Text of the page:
Accrual of MRI white matter abnormalities in elderly with normal and impaired mobility

Leslie Wolfson, Xingchang Wei, Charles B. Hall, Victoria Panzer, Dorothy Wakefield, Randall R. Benson, Julia A. Schmidt, Simon K. Warfield, Charles R.G. Guttmann

Research output: Contribution to journalArticlepeer-review

65 Scopus citations


White matter signal abnormality (WMSA) is often present in the MRIs of older persons with mobility impairment. We examined the relationship between impaired mobility and the progressive accrual of WMSA. Mobility was assessed with the Short Physical Performance Battery (SPPB) and quantitative measures of gait and balance. Fourteen subjects had baseline and follow-up MRI scans performed 20 months apart. WMSA was detected and quantified using automated computer algorithms. In the control subjects, WMSA volume increased by 0.02±0.05% ICCV (percent intracranial cavity volume)/year while the WMSA of mobility impaired subjects increased five-times faster (0.10±0.10 ICCV/year, p=0.03). WMSA volume was related to some of the mobility measures and was sensitive to change which was not true of the other MRI variables. The study demonstrates the sensitivity of longitudinal automated volumetric analysis of WMSA to differentiate differences in the accrual rate of WMSA in groups selected on the basis of mobility. Based on these results, we propose that a subset of subjects with mobility impairment have accelerated, disease related WMSA accrual, thus explaining the rapid progression of mobility impairment in some older persons without apparent cause. This study demonstrates that quantitative MRI and performance measures can provide valuable insight into the rate of progression and pathophysiologic abnormalities underlying mobility impairment.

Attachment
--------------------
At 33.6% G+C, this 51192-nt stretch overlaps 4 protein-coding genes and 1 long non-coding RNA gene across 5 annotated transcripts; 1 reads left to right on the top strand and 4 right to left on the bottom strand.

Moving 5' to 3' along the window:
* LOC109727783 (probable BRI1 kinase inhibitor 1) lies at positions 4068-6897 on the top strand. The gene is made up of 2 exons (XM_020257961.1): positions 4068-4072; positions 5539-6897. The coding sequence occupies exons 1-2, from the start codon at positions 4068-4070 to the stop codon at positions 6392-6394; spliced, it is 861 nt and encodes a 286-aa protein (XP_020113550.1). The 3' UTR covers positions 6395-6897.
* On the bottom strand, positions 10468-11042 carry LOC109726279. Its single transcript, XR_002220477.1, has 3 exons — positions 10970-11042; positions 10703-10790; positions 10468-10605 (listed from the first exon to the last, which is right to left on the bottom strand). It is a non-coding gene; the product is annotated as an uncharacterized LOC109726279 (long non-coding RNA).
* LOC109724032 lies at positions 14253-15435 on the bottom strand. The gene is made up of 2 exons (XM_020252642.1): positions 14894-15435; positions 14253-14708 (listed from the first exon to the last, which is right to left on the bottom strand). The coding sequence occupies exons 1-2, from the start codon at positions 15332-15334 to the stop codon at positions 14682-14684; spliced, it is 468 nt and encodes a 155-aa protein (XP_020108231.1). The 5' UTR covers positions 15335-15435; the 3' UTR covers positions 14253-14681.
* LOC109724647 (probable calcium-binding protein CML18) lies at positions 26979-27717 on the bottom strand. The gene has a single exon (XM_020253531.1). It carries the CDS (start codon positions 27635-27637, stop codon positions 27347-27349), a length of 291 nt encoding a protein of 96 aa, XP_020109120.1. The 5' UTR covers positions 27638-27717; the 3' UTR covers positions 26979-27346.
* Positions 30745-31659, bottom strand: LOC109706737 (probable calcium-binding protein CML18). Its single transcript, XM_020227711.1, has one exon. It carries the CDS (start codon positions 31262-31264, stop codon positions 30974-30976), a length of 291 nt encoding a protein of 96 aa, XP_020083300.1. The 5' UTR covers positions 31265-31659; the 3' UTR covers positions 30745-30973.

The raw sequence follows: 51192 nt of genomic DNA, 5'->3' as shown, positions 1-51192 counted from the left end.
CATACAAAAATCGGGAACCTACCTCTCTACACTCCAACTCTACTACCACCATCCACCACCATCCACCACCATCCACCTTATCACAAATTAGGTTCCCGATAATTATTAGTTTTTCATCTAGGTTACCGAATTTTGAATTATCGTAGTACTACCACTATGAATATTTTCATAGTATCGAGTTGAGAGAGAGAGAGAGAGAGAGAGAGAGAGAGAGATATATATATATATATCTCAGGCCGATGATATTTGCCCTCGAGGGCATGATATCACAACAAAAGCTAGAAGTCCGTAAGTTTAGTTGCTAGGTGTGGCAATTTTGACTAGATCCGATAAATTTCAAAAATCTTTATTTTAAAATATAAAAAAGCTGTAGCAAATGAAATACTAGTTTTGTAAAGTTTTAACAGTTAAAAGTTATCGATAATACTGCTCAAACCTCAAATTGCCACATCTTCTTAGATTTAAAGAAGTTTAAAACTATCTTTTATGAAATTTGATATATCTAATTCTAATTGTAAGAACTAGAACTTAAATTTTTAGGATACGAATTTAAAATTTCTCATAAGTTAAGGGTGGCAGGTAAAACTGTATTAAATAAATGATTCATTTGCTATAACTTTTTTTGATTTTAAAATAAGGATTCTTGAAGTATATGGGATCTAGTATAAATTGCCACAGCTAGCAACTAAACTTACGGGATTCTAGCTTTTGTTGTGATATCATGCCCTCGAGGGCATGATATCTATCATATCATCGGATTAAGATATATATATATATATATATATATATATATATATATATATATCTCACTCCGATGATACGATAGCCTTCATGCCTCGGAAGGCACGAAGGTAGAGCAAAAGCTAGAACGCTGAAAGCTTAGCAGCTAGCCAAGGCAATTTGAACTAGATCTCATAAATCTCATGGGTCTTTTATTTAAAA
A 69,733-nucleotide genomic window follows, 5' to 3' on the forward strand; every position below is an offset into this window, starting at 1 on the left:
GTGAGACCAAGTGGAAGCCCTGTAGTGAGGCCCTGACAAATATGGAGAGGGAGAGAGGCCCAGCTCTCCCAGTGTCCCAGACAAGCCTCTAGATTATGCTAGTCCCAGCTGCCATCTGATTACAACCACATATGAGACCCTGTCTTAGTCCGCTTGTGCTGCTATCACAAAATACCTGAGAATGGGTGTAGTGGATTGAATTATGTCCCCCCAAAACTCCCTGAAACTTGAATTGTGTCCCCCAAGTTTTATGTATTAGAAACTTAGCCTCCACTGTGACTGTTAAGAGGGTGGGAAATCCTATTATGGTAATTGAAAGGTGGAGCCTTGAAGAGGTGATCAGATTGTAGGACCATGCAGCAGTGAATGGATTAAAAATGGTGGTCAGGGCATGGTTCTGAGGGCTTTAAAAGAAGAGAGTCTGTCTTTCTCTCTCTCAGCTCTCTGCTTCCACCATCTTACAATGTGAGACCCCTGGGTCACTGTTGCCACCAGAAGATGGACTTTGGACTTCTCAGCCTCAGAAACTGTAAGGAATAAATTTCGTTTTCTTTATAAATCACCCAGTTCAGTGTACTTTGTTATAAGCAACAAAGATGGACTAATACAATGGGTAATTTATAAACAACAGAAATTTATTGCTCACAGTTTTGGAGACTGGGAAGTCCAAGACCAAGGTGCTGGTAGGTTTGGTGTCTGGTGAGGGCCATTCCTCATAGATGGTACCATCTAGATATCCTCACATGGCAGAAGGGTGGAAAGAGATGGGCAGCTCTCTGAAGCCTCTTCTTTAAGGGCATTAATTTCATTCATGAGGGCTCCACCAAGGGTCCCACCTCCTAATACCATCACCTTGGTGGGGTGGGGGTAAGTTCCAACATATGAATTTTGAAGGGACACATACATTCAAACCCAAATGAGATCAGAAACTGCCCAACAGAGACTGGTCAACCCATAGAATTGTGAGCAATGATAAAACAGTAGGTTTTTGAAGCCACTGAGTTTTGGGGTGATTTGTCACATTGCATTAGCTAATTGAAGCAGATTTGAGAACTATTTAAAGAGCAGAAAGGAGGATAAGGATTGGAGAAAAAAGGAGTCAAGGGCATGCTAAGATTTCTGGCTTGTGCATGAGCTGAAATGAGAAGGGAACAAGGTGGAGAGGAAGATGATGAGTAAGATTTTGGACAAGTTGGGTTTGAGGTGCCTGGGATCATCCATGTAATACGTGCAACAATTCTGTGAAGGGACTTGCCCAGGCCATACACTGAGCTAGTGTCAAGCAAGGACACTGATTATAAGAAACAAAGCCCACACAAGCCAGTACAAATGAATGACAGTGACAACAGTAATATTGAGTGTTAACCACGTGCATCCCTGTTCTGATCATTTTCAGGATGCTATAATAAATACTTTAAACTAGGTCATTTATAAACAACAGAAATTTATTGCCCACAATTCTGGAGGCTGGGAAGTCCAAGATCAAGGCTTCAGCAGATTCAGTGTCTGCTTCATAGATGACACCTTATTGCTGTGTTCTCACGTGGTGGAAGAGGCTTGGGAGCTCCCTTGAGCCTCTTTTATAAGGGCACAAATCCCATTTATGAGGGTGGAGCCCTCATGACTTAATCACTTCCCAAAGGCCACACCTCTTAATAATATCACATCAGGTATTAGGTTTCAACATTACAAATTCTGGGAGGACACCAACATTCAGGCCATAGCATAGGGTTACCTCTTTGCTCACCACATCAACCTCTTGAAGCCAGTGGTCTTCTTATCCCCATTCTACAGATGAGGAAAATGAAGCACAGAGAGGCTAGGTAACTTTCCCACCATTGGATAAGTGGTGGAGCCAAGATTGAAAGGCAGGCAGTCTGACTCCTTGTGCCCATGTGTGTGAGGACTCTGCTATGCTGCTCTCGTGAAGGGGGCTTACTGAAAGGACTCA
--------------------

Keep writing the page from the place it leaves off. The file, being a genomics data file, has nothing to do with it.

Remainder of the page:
Original languageEnglish (US)
Pages (from-to)23-27
Number of pages5
JournalJournal of the Neurological Sciences
Issue number1-2
StatePublished - May 15 2005


  • Automated
  • Determination
  • Elderly
  • Longitudinal
  • Normal and impaired-mobility
  • Volumetric
  • White matter signal abnormality

ASJC Scopus subject areas

  • Neurology
  • Clinical Neurology


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